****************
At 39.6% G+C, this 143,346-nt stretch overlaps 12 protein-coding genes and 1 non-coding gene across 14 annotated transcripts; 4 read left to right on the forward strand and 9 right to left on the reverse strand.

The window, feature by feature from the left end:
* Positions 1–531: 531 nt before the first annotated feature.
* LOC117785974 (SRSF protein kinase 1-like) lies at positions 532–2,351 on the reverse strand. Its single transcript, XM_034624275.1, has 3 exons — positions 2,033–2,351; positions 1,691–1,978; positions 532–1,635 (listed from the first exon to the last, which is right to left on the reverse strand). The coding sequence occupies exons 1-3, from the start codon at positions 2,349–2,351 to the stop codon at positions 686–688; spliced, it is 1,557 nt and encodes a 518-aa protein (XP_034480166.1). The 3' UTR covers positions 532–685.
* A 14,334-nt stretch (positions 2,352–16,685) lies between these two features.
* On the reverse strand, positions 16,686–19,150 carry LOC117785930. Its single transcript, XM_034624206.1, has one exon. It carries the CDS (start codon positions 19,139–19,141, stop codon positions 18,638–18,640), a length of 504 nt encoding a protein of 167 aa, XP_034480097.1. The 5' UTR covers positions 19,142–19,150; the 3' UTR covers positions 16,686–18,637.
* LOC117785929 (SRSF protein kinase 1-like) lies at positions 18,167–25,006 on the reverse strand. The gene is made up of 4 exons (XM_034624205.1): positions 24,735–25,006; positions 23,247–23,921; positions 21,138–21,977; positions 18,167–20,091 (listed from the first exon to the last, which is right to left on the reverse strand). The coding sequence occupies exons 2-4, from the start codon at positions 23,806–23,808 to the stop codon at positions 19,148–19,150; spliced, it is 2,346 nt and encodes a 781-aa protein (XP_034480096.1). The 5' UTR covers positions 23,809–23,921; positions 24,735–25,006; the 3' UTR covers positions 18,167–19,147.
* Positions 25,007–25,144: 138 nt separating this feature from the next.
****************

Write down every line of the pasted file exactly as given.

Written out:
At 39.6% G+C, this 143,346-nt stretch overlaps 12 protein-coding genes and 1 non-coding gene across 14 annotated transcripts; 4 read left to right on the forward strand and 9 right to left on the reverse strand.

The window, feature by feature from the left end:
* Positions 1–531: 531 nt before the first annotated feature.
* LOC117785974 (SRSF protein kinase 1-like) lies at positions 532–2,351 on the reverse strand. Its single transcript, XM_034624275.1, has 3 exons — positions 2,033–2,351; positions 1,691–1,978; positions 532–1,635 (listed from the first exon to the last, which is right to left on the reverse strand). The coding sequence occupies exons 1-3, from the start codon at positions 2,349–2,351 to the stop codon at positions 686–688; spliced, it is 1,557 nt and encodes a 518-aa protein (XP_034480166.1). The 3' UTR covers positions 532–685.
* A 14,334-nt stretch (positions 2,352–16,685) lies between these two features.
* On the reverse strand, positions 16,686–19,150 carry LOC117785930. Its single transcript, XM_034624206.1, has one exon. It carries the CDS (start codon positions 19,139–19,141, stop codon positions 18,638–18,640), a length of 504 nt encoding a protein of 167 aa, XP_034480097.1. The 5' UTR covers positions 19,142–19,150; the 3' UTR covers positions 16,686–18,637.
* LOC117785929 (SRSF protein kinase 1-like) lies at positions 18,167–25,006 on the reverse strand. The gene is made up of 4 exons (XM_034624205.1): positions 24,735–25,006; positions 23,247–23,921; positions 21,138–21,977; positions 18,167–20,091 (listed from the first exon to the last, which is right to left on the reverse strand). The coding sequence occupies exons 2-4, from the start codon at positions 23,806–23,808 to the stop codon at positions 19,148–19,150; spliced, it is 2,346 nt and encodes a 781-aa protein (XP_034480096.1). The 5' UTR covers positions 23,809–23,921; positions 24,735–25,006; the 3' UTR covers positions 18,167–19,147.
* Positions 25,007–25,144: 138 nt separating this feature from the next.